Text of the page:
We paid our ridiculous price and stood around making small talk to people who we would never see again when Clint Eastwood entered the room. All the women (and these gals were no spring chickens) bee-lined for him and you expected to hear squeals like in high school. FYI, Clint is really, really skinny and he looks old. Really, really old. Wish I had another word for "really." His face is lined, and then there is that tall, really, really, TALL skinny body. And this was in 2002. Can't imagine what he looks like now. Probably still skinny and TALL...and old.

He didn't stay long at the party, so the girls settled down and we were seated for dinner. Linda sat next to a gentleman who owned a chain of facilities that provided physical therapy and I sat next to his wife. I was not involved in much of Linda's conversation, but she found him to be interesting, charming, Greek and rich. His wife was...well, she was just drunk. Really, really drunk.

One part of the conversation I overheard was him telling Linda about the secret of his marriage. "Oh?" "Yes, it's what I do for her in bed." "OH?" "Every morning," pause, "I bring her a cup of Turkish coffee in bed." "oh".

He told her about building his house on Seventeen Mile Drive which wraps around the famous golf course, Pebble Beach. He complained about the cost of the door hinges, which was probably justified as he quoted something along the lines of $200 apiece...not per door, EACH!! And he was upset because they wanted him to decide whether to use 4" or 6" hinges because, justifiably in my opinion, HE DIDN'T CARE! The landscaping for the caretaker's house ran over a million dollars, and that didn't even start on the main house which was torn down and was in the process of being rebuilt from the ground up.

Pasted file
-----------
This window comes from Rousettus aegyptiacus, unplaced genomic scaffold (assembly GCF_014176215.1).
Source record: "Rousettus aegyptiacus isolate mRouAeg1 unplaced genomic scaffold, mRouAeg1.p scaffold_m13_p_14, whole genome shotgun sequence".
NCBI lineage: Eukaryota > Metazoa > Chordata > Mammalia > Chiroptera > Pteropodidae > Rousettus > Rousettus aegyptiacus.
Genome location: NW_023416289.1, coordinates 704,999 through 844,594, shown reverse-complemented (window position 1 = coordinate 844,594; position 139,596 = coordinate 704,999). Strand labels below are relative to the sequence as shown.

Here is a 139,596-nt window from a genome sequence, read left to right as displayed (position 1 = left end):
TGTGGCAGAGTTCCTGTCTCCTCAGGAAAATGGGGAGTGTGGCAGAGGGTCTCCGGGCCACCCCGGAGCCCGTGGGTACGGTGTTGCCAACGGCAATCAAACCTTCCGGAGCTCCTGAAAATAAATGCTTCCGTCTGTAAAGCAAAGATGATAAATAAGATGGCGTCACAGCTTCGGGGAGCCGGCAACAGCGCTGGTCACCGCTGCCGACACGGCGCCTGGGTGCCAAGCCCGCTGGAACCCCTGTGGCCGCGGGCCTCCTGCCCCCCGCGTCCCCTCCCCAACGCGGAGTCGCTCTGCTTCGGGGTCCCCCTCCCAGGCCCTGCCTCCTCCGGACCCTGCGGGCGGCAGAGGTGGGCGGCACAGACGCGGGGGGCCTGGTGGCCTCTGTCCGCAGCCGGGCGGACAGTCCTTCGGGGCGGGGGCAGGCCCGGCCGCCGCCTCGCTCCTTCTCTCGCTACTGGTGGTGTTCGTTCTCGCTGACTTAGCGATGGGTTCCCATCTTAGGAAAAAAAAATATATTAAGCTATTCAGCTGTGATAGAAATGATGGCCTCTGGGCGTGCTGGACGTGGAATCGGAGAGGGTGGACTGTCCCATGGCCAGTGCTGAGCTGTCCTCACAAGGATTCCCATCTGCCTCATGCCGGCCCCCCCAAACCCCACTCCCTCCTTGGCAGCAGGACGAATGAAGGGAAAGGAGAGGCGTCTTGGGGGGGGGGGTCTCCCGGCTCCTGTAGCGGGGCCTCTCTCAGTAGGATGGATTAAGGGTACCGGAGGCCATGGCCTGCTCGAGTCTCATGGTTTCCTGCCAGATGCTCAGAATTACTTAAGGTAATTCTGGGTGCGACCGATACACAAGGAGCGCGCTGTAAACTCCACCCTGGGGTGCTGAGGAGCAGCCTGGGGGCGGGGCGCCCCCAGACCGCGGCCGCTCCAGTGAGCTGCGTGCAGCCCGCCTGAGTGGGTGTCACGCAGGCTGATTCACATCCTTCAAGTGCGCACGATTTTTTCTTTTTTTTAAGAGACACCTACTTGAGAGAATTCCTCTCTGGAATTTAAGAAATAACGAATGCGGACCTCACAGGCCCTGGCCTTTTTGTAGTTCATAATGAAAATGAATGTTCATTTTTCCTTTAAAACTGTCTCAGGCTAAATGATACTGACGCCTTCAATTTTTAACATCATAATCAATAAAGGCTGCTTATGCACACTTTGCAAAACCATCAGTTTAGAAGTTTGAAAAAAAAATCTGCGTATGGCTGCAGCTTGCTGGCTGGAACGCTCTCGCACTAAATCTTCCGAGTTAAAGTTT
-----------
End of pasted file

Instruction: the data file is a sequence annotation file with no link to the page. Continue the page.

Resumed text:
Many times, I have said, "Only in America." His story is one of them as he grew to maturity in a poor, dirt-floor shack in Greece and somehow made it to America where he gained his fortune. We think he may have been in the Olympics, but not sure on that part.

Another world, for sure, but because Linda charmed him as well, we were later invited to Easter brunch at one of their friends, another Greek man. That was a truly lovely morning, not exactly on Easter as they observe Easter on a different weekend since they use the Orthodox calendar. We enjoyed the people, the customs (like tapping red-dyed hard-boiled eggs with a partner, you get your wish if you break their egg) and dining on a whole lamb roasted on an outdoor spit. Ironically, the wife of the household was from rural Kansas. Who knew?!?